Learning to work through the outage, and not around it

In the last few years, power outages has become a reality in a number of African countries and a very regular occurrence within many...


Learning to work through the outage, and not around it

In the last few years, power outages has become a reality in a number of African countries and a very regular occurrence within many businesses. It leaves many organisations battling to keep operations up and running when the power is down.

While it means all of us need to come to terms with this new reality and adapt accordingly, it is also something that businesses need to address as soon as possible. This is particularly true, as so many businesses are dependent on their IT systems to function – and that means electricity. But it’s time to learn to work through the outages, and not simply around them.

The sudden shift between the different power outage stages is making it difficult for businesses to plan ahead, ultimately affecting their productivity. While they recognise this issue needs to be addressed, very few businesses know exactly where to start, to ensure they can work when the power inevitably stops.

Here’s a look at some scenarios causing issues for businesses, as well as ways to work through them.


Email downtime

For most companies, email is the most important tool for communication and collaboration – it plays a critical role in almost every organisation’s workflow. As a result, keeping email flowing is critical. Lost productivity, reduced customer satisfaction and delayed orders can cause major issues for any organisation. When email is down, for many of us, our business is down too.

Cloud-based email is just one way to ensure that your employees are always connected. Your data centre may be without power but your email doesn’t need to be down too. With your email hosted or replicated in the cloud, your employees can continue to access email remotely. Mimecast’s Email Continuity is one cloud-based solution that steps in automatically to deliver email to employees, during planned and unplanned power outages, giving them the ability to carry on with work as usual. They can access email on their mobile device or move to another location with power to continue as normal, even when their company’s data centre and on-site email infrastructure is out of action.

Secure emailing


What happens to your emails when the power is out? Once the lights go out, it becomes a concern that employees will be able to send unsafe and unencrypted emails, or that your server is left poorly protected from attack. Your security protection can’t be compromised just because the power is off. It is also important to note that email downtime sometimes pushes employees to use their private email accounts, which are not secure and can lead to security issues on your network.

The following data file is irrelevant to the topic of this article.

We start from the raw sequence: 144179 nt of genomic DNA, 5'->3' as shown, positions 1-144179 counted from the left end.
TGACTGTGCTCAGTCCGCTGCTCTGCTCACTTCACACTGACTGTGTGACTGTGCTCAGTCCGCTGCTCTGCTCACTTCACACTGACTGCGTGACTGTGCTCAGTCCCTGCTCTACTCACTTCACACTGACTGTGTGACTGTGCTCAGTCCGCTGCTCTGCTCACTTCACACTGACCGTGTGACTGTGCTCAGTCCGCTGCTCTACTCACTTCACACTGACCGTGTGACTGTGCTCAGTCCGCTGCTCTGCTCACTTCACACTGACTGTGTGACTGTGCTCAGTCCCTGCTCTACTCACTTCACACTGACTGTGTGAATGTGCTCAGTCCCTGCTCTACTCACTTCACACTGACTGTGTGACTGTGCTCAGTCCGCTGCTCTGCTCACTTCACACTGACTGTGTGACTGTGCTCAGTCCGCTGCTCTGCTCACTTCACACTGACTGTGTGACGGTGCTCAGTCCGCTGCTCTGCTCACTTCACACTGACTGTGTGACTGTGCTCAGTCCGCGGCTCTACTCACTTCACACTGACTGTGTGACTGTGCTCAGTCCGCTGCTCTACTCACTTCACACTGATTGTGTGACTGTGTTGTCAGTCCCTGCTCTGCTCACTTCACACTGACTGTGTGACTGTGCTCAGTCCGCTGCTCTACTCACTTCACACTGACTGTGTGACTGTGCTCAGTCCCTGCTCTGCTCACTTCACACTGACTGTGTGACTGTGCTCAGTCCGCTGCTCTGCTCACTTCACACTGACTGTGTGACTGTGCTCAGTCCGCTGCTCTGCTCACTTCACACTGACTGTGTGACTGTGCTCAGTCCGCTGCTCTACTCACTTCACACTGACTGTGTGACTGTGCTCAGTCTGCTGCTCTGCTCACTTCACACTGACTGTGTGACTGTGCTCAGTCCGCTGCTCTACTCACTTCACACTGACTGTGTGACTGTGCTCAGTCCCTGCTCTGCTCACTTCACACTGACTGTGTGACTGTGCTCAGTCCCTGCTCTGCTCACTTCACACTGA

If you rely on security and encryption technologies in your data centre, a power outage means these are down too, leaving your email at risk. Using cloud email services like Office 365, and strengthening their security with additional third party protection from companies like Mimecast, means that the security technologies you need aren’t in your data centre. Your power might be off but your email remains protected.

A break in the supply chain

Power outages will not only affect your employees’ ability to get work done, but also the operations of suppliers and clients. This could cause major issues for your business and how it functions. For this reason, it is recommended that companies also ensure they have the visibility of a supplier’s continuity plan. Critical business relationships might also warrant ensuring suppliers take the same precautions you do. It’s no good you coping well with an outage if the supplier you rely on to keep a customer happy doesn’t do the same. You may as well have gone down too. The effect is the same – unhappy customers.


Planning ahead is what will put businesses in a good position in the face of looming power outages. Ensuring you have systems and plans in place to keep your business up and running might mean some initial costs, but the reassurance you feel and the protection you get from the damage caused when the lights do go off will make that investment more than worthwhile.

— The Author – Brandon Bekker is Managing Director at Mimecast Middle East and Africa

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